The purpose of this study is to empirically examine whether two major stakeholder groups – customers and employees – consider third party-reviewed corporate social responsibility (CSR) reports and assurance on the quality of internal controls as value determinant in their decisions, and how their decisions influence financial performance through the halo effect of these reports.
Using Compustat North America and Global Reporting Initiative data, the authors used first-order autoregressive models over the period from 2006 to 2012.
The results indicate that the impacts of customers and employees on financial performance are influenced by third party-reviewed CSR reports and effective internal control. Moreover, it is found that the third party-reviewed CSR reports and effective internal control enable the persistence of financial performance.
The findings have implications for stakeholders in terms of third party-reviewed CSR reports and effective internal control. The findings are important due to the influence that these stakeholders (customers and employees) have on the financial performance of firms and the impact that CSR actions can have on society as a whole.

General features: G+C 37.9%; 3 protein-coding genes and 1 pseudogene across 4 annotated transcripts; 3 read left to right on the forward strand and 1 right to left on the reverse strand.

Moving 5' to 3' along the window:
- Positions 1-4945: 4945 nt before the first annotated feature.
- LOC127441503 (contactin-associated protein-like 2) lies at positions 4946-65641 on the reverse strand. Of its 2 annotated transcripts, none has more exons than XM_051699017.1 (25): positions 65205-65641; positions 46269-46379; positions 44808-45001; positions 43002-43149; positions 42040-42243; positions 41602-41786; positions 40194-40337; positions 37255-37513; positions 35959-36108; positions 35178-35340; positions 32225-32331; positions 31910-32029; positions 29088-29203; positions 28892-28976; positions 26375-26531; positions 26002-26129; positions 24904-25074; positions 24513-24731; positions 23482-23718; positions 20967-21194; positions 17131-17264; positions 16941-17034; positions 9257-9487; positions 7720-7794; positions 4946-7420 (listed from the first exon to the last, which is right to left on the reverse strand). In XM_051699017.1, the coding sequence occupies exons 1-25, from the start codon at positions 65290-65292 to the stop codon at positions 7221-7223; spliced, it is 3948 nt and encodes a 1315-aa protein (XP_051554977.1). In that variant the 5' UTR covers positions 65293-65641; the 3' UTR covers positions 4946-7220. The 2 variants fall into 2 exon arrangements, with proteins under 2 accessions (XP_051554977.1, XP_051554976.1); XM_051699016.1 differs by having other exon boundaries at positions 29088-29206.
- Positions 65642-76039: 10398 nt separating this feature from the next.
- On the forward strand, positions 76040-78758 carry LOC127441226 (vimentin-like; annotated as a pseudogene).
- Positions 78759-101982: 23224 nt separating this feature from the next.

To the authors' knowledge, this is the first study that contributes to the literature by demonstrating that information about third party-reviewed CSR reports and internal control reviews may influence the perceptions of firms by two primary stakeholders – customers and employees.
The authors are grateful to Nikolaos Artavanis, Christopher F. Baum, Süleyman Özmucur, three anonymous reviewers and the editor of the Journal for their valuable comments and suggestions.
Akisik, O. and Gal, G. (2017), "The impact of corporate social responsibility and internal controls on stakeholders’ view of the firm and financial performance", Sustainability Accounting, Management and Policy Journal, Vol. 8 No. 3, pp. 246-280. https://doi.org/10.1108/SAMPJ-06-2015-0044
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